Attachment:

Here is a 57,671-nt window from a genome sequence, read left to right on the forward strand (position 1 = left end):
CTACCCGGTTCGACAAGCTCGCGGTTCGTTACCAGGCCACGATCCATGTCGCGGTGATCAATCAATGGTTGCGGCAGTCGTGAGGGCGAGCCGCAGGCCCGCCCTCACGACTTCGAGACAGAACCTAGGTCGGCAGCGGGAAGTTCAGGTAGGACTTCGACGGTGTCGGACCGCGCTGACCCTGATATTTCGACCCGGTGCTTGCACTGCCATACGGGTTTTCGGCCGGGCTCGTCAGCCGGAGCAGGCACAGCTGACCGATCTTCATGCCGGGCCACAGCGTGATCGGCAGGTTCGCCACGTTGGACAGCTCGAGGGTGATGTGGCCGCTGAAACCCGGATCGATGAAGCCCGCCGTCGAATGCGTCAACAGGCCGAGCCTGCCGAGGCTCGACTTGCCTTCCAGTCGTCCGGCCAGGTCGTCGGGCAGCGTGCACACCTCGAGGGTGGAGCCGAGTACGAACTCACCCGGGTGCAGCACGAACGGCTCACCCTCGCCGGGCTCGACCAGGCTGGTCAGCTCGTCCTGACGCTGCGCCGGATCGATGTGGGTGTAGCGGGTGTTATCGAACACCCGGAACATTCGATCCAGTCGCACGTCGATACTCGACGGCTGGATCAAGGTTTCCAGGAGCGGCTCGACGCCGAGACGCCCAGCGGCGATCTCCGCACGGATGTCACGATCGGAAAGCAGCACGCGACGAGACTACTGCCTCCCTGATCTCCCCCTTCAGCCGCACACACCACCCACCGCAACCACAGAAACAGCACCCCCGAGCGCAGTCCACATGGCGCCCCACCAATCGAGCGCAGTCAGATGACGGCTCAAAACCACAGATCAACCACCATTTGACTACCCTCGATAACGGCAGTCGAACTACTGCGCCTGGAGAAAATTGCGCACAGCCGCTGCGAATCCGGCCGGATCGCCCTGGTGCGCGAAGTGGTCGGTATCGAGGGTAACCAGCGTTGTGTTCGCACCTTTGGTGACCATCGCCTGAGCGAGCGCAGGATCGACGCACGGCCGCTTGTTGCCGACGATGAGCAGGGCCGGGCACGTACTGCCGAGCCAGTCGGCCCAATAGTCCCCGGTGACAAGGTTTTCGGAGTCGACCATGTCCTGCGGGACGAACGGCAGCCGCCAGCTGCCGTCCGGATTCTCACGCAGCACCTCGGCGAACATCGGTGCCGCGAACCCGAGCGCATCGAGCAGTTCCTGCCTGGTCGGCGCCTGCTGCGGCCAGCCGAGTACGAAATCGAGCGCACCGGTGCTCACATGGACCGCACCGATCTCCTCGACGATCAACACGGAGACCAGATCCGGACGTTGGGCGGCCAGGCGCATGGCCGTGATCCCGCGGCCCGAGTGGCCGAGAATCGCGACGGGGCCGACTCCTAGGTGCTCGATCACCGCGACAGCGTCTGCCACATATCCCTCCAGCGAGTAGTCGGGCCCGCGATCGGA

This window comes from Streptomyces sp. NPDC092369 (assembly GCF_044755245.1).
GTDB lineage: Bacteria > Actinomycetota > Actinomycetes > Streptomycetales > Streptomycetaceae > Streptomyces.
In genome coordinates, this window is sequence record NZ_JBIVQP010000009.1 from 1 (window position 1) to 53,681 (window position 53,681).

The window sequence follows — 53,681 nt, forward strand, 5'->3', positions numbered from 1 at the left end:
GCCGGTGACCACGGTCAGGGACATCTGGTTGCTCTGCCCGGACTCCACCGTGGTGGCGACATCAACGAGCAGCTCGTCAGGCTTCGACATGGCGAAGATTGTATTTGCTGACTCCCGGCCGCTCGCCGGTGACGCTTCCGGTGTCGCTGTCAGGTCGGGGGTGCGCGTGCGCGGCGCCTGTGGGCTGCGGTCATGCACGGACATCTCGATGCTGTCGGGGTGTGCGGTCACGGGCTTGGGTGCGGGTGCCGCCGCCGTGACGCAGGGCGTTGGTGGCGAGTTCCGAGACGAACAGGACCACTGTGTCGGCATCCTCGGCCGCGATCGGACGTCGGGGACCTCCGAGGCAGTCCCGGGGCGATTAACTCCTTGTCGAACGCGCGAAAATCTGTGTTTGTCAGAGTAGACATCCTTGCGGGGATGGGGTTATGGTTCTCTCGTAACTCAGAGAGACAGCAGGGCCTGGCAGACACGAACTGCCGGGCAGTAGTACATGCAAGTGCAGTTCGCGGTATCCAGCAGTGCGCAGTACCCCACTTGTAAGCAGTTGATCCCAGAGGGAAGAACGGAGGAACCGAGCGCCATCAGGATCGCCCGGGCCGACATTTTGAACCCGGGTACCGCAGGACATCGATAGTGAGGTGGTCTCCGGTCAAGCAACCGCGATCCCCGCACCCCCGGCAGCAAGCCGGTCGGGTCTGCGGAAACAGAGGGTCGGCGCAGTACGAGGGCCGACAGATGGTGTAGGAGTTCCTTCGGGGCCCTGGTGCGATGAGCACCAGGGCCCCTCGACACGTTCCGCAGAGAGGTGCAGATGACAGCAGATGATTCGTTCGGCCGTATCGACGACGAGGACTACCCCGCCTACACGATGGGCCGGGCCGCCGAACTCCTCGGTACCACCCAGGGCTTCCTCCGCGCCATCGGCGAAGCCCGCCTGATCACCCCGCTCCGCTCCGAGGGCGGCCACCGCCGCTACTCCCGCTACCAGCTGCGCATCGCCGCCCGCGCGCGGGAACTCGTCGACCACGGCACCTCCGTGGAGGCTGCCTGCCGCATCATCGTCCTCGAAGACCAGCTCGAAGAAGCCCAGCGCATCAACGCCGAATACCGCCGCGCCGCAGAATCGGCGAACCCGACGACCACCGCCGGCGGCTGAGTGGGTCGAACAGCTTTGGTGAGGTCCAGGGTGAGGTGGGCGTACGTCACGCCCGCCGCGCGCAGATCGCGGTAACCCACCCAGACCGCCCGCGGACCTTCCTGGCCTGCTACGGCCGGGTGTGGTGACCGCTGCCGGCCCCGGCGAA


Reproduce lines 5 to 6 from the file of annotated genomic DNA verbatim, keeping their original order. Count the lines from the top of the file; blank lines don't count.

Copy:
In genome coordinates, this window is sequence record NZ_JBIVQP010000009.1 from 1 (window position 1) to 53,681 (window position 53,681).

The window sequence follows — 53,681 nt, forward strand, 5'->3', positions numbered from 1 at the left end: